Word Index Import anomaly

Adobe Community Professional ,
Jul 05, 2022 Jul 05, 2022

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I don't import books with fully live indexes too often, so I don't mind saying I got bit by this on a recent project.*

 

WHY does ID import footnotes, end notes and TOCs without a hitch, and without complication, if asked to do so in the import options... but only import indexes (1) as markers that need to be used to generate a real, live-linked index, with or without (2) importing the dead "Index Text"?

 

IMVH&MEO**, this is pointlessly complicated and unnecessarily confusing. It seems as if ID could re-generate that index as an integral step, as with the other elements. Or did I miss something somewhere?

 

* Worked with the "dead" index too long before realizing it was static.

** "and moderately experienced"

 

|| Word & InDesign to Kindle (& EPUB): a Professional Guide (Amazon)
TOPICS
Bug , How to , Import and export

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Adobe Community Professional , Jul 05, 2022 Jul 05, 2022
Which is why there is a checkbox option to import or ignore the "index text"—exactly as it should be. But to me, this is confusing in that "import index text" implies it will import an updated, live list like the TOC or end notes. But ID doesn't import anything but index markers, requiring the designer to generate and place the new index. Which is fine... except that the import process is completely mute about this, and (again) reinforces the notion that "import text" means "import the index."...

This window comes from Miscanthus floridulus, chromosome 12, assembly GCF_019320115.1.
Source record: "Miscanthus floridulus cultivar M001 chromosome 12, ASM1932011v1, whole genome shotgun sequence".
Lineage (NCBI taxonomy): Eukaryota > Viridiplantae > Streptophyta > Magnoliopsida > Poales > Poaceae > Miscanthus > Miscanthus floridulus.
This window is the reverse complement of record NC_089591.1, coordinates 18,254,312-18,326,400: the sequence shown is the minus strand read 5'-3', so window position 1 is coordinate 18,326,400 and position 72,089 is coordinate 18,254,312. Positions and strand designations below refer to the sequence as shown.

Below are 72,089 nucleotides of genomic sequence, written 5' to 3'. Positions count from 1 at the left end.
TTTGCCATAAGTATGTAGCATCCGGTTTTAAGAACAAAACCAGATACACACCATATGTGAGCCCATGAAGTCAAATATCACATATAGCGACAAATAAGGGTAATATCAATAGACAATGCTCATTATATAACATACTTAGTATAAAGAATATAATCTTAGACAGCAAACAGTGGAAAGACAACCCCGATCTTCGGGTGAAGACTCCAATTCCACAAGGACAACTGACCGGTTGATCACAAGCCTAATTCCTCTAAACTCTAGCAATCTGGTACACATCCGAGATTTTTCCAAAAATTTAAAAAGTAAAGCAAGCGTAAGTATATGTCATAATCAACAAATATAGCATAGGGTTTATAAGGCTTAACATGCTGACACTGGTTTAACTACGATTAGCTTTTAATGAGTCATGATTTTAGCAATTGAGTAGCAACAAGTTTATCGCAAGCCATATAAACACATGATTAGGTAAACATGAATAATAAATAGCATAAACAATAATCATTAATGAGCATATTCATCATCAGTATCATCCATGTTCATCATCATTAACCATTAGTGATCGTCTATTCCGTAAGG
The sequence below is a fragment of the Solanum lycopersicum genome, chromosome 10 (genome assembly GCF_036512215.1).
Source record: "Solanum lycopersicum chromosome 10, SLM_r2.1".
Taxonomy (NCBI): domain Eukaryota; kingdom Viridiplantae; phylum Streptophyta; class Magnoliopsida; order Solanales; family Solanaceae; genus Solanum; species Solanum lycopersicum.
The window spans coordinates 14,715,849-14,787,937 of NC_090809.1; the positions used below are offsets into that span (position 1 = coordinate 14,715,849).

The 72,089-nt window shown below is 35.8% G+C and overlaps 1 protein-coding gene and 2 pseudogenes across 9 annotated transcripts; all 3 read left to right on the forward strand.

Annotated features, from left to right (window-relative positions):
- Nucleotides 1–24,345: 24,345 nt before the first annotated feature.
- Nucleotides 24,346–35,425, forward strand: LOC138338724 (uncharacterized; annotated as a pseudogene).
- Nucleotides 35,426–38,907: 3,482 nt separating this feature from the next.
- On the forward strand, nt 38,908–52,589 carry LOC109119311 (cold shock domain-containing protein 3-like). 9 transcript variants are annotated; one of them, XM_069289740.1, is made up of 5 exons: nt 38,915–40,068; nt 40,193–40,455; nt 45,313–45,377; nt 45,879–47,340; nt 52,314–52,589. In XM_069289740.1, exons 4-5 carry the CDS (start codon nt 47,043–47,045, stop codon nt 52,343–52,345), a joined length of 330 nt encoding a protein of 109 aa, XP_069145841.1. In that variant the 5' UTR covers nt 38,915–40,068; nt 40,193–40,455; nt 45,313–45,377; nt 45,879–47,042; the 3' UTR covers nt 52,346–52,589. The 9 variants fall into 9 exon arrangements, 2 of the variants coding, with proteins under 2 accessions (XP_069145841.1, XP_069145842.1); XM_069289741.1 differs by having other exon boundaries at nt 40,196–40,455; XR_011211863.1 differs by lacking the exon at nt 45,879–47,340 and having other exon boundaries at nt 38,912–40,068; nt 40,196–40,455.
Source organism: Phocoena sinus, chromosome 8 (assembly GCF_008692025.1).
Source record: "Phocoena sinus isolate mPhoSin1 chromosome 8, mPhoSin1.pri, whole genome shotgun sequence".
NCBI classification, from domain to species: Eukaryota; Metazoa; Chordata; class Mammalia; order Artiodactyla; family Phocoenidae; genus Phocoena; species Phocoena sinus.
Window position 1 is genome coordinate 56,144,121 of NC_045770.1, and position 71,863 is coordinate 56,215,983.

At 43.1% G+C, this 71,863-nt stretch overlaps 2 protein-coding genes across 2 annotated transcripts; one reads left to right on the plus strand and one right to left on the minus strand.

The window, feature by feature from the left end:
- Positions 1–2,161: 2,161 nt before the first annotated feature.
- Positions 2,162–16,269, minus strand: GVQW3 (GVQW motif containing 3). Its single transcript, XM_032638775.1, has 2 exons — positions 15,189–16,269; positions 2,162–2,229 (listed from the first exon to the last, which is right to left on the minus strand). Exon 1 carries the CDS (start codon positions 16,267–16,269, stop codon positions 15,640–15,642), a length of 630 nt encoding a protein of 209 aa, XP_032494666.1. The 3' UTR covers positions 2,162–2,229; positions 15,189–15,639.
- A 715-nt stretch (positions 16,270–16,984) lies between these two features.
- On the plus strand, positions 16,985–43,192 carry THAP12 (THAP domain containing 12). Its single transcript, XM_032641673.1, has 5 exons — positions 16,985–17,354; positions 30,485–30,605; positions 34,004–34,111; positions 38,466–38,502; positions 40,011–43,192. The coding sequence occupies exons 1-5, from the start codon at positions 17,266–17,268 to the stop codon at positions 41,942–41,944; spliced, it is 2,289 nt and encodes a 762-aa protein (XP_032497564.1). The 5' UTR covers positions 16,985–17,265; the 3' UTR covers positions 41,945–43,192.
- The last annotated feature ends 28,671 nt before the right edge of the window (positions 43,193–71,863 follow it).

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Adobe Community Professional ,
Jul 05, 2022 Jul 05, 2022

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An index shows the current page and the page number is different than it was in the Word Document. It makes no sense to import this information.

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Adobe Community Professional ,
Jul 05, 2022 Jul 05, 2022

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Which is why there is a checkbox option to import or ignore the "index text"—exactly as it should be. But to me, this is confusing in that "import index text" implies it will import an updated, live list like the TOC or end notes.

 

But ID doesn't import anything but index markers, requiring the designer to generate and place the new index. Which is fine... except that the import process is completely mute about this, and (again) reinforces the notion that "import text" means "import the index."

 

As long as you *know*, through training or experience, that the index must be generated and placed, this is a non-issue. But as the Word import is already sufficiently... quirky, and it imports three of four live-linked elements, it could be a lot clearer about how it manages the index import.

 

IMHO.

 

|| Word & InDesign to Kindle (& EPUB): a Professional Guide (Amazon)

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